This is the final article in the series on the structure of business analysis documents.

If you are interested in a diagram that brings together everything we talked about in this series, you can find it in our guide to business analysis, BA Kickstart, or in the BA Illustrated poster pack. The diagram shows document structures, the relationships between the documents, and how the documents feed into project management, change management and SDLC. Of course, there’s lots of other useful knowledge in our products besides this.

Let’s get on with the structure of the rest of the documents, however.

Business process design

This document focuses on the scope of changes to business processes, providing details about the current business context, existing business processes, and stakeholders involved in these business processes.

It also describes the future state: the proposed business processes and the “to be” information environment. The new processes are accompanied with narratives to facilitate communication of the proposed changes to stakeholders and business end users. This “as is” section reiterates the findings of the Current State Analysis document, however here they are aligned with the changes to supporting business services. Any assumptions and dependencies identified in relation to changes to the business processes are listed in the appropriate section.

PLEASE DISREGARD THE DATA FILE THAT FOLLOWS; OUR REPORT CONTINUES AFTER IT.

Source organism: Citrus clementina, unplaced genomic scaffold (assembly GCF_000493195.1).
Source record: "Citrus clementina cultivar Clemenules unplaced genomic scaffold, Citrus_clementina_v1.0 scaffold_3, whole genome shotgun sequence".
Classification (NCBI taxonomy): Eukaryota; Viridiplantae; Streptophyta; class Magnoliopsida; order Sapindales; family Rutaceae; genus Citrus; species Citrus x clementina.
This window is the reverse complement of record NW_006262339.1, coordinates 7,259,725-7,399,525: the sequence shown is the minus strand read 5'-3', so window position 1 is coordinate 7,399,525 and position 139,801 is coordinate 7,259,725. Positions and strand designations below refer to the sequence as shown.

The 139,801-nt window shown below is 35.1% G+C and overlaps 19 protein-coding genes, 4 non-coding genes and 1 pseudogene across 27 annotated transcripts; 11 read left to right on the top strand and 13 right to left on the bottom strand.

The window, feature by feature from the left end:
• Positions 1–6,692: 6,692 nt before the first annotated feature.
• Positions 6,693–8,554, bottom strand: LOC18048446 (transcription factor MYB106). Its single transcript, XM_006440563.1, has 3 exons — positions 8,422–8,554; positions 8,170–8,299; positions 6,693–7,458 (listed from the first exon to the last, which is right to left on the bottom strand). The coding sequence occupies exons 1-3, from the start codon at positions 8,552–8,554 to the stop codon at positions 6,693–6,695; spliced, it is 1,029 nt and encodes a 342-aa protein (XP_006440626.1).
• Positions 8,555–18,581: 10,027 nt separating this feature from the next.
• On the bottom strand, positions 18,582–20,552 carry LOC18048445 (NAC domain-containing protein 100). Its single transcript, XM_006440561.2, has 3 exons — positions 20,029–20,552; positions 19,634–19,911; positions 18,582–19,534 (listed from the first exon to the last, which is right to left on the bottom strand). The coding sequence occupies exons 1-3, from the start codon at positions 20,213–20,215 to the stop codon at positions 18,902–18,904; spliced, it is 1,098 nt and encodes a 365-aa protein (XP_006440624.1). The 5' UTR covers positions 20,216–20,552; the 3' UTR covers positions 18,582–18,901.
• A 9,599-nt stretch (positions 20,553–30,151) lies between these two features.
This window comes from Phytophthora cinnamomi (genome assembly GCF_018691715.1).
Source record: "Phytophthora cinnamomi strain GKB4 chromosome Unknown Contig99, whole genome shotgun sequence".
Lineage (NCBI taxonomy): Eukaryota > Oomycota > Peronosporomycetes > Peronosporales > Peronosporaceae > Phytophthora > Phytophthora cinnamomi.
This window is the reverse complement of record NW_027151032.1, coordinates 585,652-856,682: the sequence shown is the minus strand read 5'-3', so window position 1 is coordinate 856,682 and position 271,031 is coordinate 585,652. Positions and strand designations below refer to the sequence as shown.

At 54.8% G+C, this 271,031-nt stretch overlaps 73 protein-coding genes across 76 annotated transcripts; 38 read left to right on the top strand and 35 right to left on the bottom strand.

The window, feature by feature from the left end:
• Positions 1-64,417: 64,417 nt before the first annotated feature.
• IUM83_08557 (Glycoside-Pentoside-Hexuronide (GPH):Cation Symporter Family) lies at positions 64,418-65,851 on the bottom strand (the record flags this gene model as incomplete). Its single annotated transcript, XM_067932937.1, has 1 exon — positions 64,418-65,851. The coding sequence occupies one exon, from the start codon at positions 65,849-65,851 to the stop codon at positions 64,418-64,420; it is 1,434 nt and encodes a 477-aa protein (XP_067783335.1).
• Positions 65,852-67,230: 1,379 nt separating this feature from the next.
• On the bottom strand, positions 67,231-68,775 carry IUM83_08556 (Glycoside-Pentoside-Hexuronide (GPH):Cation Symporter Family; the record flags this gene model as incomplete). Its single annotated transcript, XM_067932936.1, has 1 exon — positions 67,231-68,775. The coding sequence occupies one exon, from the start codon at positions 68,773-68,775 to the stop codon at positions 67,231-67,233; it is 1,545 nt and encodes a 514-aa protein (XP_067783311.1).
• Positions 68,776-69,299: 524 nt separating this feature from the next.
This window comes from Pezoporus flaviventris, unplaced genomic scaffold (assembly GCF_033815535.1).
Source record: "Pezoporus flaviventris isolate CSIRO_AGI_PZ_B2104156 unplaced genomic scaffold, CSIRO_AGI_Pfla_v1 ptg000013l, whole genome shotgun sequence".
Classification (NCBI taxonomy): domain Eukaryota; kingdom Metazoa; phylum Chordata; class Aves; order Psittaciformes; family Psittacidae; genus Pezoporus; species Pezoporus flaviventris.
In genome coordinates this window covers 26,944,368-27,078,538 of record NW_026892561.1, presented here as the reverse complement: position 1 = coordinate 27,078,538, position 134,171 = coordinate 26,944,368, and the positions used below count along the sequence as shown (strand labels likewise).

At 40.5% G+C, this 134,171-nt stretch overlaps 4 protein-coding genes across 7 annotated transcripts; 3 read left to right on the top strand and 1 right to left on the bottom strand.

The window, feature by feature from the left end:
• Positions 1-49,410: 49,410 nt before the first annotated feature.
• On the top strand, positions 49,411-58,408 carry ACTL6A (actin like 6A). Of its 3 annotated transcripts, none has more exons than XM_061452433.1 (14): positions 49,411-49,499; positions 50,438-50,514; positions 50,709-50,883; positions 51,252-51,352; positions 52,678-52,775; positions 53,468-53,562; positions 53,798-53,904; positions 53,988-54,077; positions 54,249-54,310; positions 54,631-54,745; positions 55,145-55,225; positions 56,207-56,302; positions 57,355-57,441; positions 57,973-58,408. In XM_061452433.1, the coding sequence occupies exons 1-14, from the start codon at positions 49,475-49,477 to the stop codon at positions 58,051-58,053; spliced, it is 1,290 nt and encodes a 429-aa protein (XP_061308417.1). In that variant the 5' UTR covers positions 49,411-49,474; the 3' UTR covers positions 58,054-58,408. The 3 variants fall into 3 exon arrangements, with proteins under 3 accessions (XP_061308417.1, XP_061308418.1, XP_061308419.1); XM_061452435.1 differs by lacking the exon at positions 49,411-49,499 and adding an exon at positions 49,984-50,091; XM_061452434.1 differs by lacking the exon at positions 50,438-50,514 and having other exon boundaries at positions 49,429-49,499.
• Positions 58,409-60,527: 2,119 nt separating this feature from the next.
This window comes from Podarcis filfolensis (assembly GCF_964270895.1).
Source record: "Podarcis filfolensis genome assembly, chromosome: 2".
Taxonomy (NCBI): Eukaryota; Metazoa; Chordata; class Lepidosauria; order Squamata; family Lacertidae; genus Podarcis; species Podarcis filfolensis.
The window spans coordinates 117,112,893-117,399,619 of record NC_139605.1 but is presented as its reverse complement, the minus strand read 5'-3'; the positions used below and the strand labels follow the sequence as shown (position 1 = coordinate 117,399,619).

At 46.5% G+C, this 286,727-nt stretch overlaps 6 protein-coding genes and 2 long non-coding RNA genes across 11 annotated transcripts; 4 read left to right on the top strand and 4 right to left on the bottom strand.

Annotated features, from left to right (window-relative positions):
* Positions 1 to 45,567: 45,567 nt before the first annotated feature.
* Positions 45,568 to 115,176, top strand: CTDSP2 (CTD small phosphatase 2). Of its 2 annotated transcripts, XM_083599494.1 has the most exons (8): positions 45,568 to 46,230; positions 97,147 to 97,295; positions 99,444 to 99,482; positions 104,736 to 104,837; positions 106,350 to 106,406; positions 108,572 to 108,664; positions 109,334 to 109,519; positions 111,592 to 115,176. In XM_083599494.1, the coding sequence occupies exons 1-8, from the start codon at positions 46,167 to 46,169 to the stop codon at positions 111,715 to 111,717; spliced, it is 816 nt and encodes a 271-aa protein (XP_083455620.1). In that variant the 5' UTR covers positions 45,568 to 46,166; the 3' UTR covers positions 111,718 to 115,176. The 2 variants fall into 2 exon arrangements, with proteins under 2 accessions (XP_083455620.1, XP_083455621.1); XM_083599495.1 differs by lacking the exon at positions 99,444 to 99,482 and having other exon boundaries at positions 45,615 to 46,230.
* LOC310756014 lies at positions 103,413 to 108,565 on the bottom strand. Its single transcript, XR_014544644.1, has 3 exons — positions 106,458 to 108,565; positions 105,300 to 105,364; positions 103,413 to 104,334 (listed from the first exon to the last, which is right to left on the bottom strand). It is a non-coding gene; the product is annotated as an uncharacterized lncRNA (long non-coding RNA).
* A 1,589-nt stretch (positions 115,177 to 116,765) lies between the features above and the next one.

System-wide requirements

This document is prepared when the Business Requirements, Use Case Model and Use Case Specifications are complete. The main purpose of the document is to present a “qualitative” side of the solution.

The “Load patterns” section is the most interesting as it illustrates how the solution is expected to be used during a business day. This information gives good insight into business requirements from the “non-functional” perspective and helps clarify the business requirements where required.

As solutions are often based on information technology, some attention should be given to solution resilience. Disaster mitigation approaches and solution recovery requirements play a major role here.

It is a rare case nowadays that a solution is completely new. The common practice is to integrate the solution into the existing business environment. The system-wide requirements document describes the interfaces with internal and external systems and solutions, the data flowing between them, its formats and data elements. Where the solution should interface with external systems, samples of data must be presented in appendices.

Apart from business reporting capabilities, the solution must provide reporting capabilities for monitoring how the solution operates. These reports are listed in the last section of the document.

Solution glossary

Business stakeholders often use terms and jargon in their communication. To get up to speed with this terminology (you can be quite new to it), the Solution Glossary document is used. It helps establish common terminology for the project team and key stakeholders, and for use within the solution. The structure of this document is simple:

It’s a good practice to divide the solution into functional areas. These functional areas serve as small knowledge domains for the stakeholders involved in the project. This document serves as a reference point for all the previously discussed documents.